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Parenting Our Future


Jan 21, 2020

Our Children, at their core, need safety and protection to grow.  As Parents, we need to construct a scaffolding of support around a child within which they can learn and explore the world and what it means to be in relationship with others. 

There are a number of ways parents can create this scaffolding around a child.  This is done through daily routines, limits, connected communication and empathy.  One of the most important foundational elements is values.

Values are so important because when you clearly determine your values, you can set up your limits/boundaries for your kids.  limits are much easier for kids to ‘buy into’ because they are attached to a value that everyone in the family holds.

Learn how to set up your values and limits and how to peacefully set them for your family!

About Robbin McManne

Robbin is a Certified Parent Coach, author and speaker.  She works with parents from all over the world to help them build more connection and find more joy and cooperation in their parenting.

Robbin is a former ‘Angry Mom’ and for over 12 years, Robbin juggled a full-time corporate career while being a mom and wife, prior to becoming a Parenting Coach.  In her corporate career, Robbin has a background in marketing and public relations, training, and event planning. She understands firsthand how many moms struggle to balance work and family.

It’s because of her struggles as a parent that she found the world of peaceful parenting and has dedicated her life to teaching parents how to build a strong family, so their kids thrive. 

Robbin’s work focuses on building and strengthening the parent-child relationship so that children grow up with resilience, confidence and strong emotional intelligence.  She works with parents to help them understand their own emotions and frustrations in parenting, so they can help build their children’s sense of self without losing themselves in the process!

 

In October of 2018, Robbin released her first book, “The Yelling Cure – How to stress less and get your kids to cooperate without threats & punishments.” Her book is being read by parents all over the world 1000,000 copies sold to date. www.yellingcurebook.com

 

Robbin divides her time working with her clients, speaking at events and spending time with her two boys and husband.  You can usually find her at a hockey rink or sports field cheering on her boys.  Most importantly, Robbin has changed the way she parents and connects with her sons and is dedicated to helping parents find the same joy, connection and cooperation in their families.

 

www.yellingcurebook.com

Robbin@parentingforconnection.com

www.parentingforconnection.com

www.facebook.com/parenting4connection

www.instagram.com/robbinmcmanne_parentcoach

 

From the Podcast:

What is the difference between a rule and a limit you ask!? 

Limits are carefully and consciously planned with family values in mind.  They are rooted in an understanding of developmentally appropriate expectations of the child’s development.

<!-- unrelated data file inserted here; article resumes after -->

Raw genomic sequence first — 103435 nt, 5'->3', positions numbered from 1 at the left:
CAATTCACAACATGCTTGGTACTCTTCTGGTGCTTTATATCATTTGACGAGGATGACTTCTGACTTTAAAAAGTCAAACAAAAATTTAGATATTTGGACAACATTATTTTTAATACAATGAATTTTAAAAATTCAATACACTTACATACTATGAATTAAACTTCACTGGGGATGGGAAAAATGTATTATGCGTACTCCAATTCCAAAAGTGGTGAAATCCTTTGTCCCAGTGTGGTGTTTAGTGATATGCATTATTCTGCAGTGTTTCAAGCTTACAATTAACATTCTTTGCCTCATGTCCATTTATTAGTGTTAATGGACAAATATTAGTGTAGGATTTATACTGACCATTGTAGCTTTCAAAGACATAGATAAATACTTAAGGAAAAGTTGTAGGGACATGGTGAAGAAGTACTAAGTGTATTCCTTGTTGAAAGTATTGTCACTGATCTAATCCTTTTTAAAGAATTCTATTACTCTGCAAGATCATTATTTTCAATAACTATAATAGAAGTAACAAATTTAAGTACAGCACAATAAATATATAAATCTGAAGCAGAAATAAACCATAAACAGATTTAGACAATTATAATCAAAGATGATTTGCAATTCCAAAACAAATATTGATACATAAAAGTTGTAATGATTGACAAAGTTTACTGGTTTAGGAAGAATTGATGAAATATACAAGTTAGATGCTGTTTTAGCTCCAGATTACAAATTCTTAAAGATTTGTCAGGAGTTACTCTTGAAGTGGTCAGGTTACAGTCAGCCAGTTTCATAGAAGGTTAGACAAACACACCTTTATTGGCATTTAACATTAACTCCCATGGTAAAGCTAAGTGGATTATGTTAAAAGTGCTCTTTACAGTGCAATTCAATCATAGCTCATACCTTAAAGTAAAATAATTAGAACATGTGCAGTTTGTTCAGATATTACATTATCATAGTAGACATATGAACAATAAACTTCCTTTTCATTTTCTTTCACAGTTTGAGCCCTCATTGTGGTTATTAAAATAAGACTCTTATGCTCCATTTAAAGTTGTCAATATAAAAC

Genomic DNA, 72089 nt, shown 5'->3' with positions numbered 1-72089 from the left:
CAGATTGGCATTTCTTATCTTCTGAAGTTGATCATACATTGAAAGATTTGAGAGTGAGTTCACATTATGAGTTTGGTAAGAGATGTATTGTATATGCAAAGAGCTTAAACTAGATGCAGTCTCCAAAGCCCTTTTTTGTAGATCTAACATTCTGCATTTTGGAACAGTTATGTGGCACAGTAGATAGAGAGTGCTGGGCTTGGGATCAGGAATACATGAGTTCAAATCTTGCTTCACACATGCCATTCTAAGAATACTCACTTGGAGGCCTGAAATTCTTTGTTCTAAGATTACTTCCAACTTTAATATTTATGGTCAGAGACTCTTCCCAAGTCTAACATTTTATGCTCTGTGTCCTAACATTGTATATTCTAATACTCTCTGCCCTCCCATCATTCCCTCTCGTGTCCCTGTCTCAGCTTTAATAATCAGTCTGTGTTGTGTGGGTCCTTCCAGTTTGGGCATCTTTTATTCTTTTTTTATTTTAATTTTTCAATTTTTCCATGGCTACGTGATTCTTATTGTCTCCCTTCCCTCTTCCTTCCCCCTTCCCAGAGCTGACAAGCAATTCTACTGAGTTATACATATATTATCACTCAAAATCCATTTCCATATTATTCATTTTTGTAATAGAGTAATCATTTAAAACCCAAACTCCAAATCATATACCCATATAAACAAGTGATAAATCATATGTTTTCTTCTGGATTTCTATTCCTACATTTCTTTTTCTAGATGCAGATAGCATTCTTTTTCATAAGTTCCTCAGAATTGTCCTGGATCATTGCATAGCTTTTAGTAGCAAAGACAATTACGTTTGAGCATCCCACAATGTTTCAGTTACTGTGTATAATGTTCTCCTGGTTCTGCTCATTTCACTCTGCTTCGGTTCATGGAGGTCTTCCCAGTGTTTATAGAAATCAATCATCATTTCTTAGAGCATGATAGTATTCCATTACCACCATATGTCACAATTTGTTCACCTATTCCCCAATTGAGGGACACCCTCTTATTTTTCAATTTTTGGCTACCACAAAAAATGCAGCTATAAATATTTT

Limits are NOT, demands coming from an expectation of complete obedience, but are a process of teaching and support.  Limits emerge from the parent’s fundamental responsibility to keep children safe, to teach them the skills of being in social relationships and to teach them the values of the family.

Both rules and boundaries can prevent misbehavior, but with rules, the payoff to children for compliance is simply avoiding a negative consequence or punishment, not because they want to do the right thing.

Rules are the end of the conversation and with limits, they can be part of the conversation.  Let me break it down for you:

Rules are inflexible and use fear and punishment in order to enforce them and are rooted in control over the other person.  They also focus on negative or punitive reaction – in other words, punishment.  Rules are often enforced with statements like, “If you do/don’t do this, I’ll do this to you.” “you must follow or else!”

They create a scenario where one person wins while the other loses.  Children may not feel heard and it doesn’t leave any space for empathy.  This can lead to disconnected communication

You want to use limits because they can be both firm and flexible – you set a limit that you want to hold but there is also room for compromise. It has a value at its core but the way we honor this value can change, that’s why we have flexibility. 

They allow for cooperation – you can work together to find a solution that works – parenting with, not over

A limit makes your child feel supported and not controlled and most importantly, create a win/win scenario!

 

Thanks for listening!

It means so much to me that you listened to my podcast! If you would like to purchase my book or other parenting resources, visit me at www.yellingcurebook.com

With this podcast, my intention is to build a community of parents that can have open and honest conversations about parenting without judgement or criticism.  We have too much of that!  I honor each parent and their path towards becoming the best parent they can be. 

My hope is to inspire more parents to consider the practice of Peaceful Parenting. If you know somebody who would benefit from this message, or would be an awesome addition to our community, please share it using the social media buttons on this page.

Do you have some feedback or questions about this episode? Leave a note in the comment section below!

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